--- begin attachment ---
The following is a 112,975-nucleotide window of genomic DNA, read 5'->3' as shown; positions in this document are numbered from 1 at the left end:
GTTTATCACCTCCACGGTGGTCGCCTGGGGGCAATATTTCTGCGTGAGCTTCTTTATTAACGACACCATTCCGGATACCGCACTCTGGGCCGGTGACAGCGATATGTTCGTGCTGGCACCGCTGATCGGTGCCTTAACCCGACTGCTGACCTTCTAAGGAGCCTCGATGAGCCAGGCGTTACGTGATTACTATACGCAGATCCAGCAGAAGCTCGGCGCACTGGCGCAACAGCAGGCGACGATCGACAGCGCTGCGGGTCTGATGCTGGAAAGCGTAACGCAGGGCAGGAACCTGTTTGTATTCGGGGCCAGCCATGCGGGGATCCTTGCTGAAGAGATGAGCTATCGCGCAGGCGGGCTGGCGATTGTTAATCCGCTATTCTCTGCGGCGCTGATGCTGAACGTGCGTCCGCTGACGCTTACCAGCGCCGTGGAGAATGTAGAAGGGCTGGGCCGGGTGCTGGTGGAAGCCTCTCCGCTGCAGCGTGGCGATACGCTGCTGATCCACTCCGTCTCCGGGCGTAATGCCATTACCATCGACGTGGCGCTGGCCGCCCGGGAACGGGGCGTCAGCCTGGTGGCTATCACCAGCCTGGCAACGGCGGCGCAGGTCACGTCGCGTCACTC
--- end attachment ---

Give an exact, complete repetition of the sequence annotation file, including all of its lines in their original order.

The following is a 112,975-nucleotide window of genomic DNA, read 5'->3' as shown; positions in this document are numbered from 1 at the left end:
GTTTATCACCTCCACGGTGGTCGCCTGGGGGCAATATTTCTGCGTGAGCTTCTTTATTAACGACACCATTCCGGATACCGCACTCTGGGCCGGTGACAGCGATATGTTCGTGCTGGCACCGCTGATCGGTGCCTTAACCCGACTGCTGACCTTCTAAGGAGCCTCGATGAGCCAGGCGTTACGTGATTACTATACGCAGATCCAGCAGAAGCTCGGCGCACTGGCGCAACAGCAGGCGACGATCGACAGCGCTGCGGGTCTGATGCTGGAAAGCGTAACGCAGGGCAGGAACCTGTTTGTATTCGGGGCCAGCCATGCGGGGATCCTTGCTGAAGAGATGAGCTATCGCGCAGGCGGGCTGGCGATTGTTAATCCGCTATTCTCTGCGGCGCTGATGCTGAACGTGCGTCCGCTGACGCTTACCAGCGCCGTGGAGAATGTAGAAGGGCTGGGCCGGGTGCTGGTGGAAGCCTCTCCGCTGCAGCGTGGCGATACGCTGCTGATCCACTCCGTCTCCGGGCGTAATGCCATTACCATCGACGTGGCGCTGGCCGCCCGGGAACGGGGCGTCAGCCTGGTGGCTATCACCAGCCTGGCAACGGCGGCGCAGGTCACGTCGCGTCACTC